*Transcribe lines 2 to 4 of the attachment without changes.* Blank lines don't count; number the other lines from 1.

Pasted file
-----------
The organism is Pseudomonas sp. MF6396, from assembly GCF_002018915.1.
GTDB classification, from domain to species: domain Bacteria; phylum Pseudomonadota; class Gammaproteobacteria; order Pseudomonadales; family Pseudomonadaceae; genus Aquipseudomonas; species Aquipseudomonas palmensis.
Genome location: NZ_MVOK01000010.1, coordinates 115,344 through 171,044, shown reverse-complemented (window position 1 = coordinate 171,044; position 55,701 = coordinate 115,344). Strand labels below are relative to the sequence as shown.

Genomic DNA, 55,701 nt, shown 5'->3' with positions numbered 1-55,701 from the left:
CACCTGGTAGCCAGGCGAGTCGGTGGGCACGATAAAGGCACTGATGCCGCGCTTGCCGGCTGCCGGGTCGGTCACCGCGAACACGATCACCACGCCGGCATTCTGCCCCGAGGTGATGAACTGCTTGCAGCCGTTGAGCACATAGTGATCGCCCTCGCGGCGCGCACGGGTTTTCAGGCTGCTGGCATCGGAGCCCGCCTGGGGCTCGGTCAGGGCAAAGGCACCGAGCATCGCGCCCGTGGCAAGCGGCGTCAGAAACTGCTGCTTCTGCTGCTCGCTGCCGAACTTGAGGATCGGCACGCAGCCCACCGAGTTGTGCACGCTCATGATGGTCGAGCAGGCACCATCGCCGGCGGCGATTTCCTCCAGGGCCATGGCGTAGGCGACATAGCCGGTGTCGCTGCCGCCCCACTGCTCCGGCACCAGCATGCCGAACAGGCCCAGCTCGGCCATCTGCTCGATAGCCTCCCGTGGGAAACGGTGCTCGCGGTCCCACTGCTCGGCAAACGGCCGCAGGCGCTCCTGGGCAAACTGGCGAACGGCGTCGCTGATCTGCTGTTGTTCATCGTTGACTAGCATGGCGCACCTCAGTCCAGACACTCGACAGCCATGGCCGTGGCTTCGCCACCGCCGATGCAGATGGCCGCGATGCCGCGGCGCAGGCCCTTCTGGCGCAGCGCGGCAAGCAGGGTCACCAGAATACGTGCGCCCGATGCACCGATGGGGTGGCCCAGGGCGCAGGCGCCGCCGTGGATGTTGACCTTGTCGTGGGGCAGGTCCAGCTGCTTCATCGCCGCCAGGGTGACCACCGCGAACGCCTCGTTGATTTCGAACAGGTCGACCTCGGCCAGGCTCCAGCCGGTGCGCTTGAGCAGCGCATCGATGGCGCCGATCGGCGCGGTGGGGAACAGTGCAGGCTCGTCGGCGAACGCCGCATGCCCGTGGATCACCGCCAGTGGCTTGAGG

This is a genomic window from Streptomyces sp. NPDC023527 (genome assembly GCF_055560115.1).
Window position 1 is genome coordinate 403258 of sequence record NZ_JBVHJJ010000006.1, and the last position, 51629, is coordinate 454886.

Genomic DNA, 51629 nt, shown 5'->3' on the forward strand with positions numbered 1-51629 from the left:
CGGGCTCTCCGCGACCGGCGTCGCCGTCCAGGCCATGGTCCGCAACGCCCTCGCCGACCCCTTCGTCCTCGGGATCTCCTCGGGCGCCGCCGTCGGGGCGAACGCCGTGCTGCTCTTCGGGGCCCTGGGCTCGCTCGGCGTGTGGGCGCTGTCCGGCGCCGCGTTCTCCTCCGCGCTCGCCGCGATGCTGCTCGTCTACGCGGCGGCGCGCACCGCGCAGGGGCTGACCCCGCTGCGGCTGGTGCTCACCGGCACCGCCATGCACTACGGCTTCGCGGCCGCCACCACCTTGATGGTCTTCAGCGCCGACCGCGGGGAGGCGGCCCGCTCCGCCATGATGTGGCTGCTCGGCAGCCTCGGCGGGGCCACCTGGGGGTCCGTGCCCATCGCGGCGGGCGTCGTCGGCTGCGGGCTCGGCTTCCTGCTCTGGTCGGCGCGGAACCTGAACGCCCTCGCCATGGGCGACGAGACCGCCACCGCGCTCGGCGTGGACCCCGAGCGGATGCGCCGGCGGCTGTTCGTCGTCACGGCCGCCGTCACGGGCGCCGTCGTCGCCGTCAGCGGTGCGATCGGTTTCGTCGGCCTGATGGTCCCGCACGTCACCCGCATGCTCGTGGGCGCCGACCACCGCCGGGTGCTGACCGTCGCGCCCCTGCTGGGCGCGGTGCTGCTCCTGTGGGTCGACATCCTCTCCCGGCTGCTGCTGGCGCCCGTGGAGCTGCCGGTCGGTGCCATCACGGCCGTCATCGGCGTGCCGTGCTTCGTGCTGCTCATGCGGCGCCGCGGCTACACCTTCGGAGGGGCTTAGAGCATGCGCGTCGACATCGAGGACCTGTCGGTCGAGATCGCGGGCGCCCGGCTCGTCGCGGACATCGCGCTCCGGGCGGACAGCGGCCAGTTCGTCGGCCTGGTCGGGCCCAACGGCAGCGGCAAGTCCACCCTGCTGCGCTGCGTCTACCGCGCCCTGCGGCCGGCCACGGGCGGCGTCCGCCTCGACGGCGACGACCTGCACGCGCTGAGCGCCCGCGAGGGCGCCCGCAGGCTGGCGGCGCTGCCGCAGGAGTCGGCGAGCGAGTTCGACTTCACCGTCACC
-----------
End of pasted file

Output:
GTDB classification, from domain to species: domain Bacteria; phylum Pseudomonadota; class Gammaproteobacteria; order Pseudomonadales; family Pseudomonadaceae; genus Aquipseudomonas; species Aquipseudomonas palmensis.
Genome location: NZ_MVOK01000010.1, coordinates 115,344 through 171,044, shown reverse-complemented (window position 1 = coordinate 171,044; position 55,701 = coordinate 115,344). Strand labels below are relative to the sequence as shown.

Genomic DNA, 55,701 nt, shown 5'->3' with positions numbered 1-55,701 from the left: